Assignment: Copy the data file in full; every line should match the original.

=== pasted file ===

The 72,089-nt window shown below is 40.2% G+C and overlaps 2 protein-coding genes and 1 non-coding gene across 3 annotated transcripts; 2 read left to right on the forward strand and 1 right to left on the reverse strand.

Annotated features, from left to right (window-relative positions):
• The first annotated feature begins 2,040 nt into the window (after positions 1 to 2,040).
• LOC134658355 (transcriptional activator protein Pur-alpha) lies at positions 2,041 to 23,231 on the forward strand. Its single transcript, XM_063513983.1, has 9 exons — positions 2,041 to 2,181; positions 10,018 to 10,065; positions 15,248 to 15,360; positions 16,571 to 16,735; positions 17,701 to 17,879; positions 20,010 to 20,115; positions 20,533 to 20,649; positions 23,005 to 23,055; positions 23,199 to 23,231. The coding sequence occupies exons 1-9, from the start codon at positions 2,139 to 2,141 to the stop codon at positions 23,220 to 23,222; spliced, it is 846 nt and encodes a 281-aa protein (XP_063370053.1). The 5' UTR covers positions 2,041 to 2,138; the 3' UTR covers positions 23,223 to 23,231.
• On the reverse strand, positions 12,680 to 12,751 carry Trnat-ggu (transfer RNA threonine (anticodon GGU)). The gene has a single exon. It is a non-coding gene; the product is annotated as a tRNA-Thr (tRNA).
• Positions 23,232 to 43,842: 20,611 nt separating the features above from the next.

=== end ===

The 72,089-nt window shown below is 40.2% G+C and overlaps 2 protein-coding genes and 1 non-coding gene across 3 annotated transcripts; 2 read left to right on the forward strand and 1 right to left on the reverse strand.

Annotated features, from left to right (window-relative positions):
• The first annotated feature begins 2,040 nt into the window (after positions 1 to 2,040).
• LOC134658355 (transcriptional activator protein Pur-alpha) lies at positions 2,041 to 23,231 on the forward strand. Its single transcript, XM_063513983.1, has 9 exons — positions 2,041 to 2,181; positions 10,018 to 10,065; positions 15,248 to 15,360; positions 16,571 to 16,735; positions 17,701 to 17,879; positions 20,010 to 20,115; positions 20,533 to 20,649; positions 23,005 to 23,055; positions 23,199 to 23,231. The coding sequence occupies exons 1-9, from the start codon at positions 2,139 to 2,141 to the stop codon at positions 23,220 to 23,222; spliced, it is 846 nt and encodes a 281-aa protein (XP_063370053.1). The 5' UTR covers positions 2,041 to 2,138; the 3' UTR covers positions 23,223 to 23,231.
• On the reverse strand, positions 12,680 to 12,751 carry Trnat-ggu (transfer RNA threonine (anticodon GGU)). The gene has a single exon. It is a non-coding gene; the product is annotated as a tRNA-Thr (tRNA).
• Positions 23,232 to 43,842: 20,611 nt separating the features above from the next.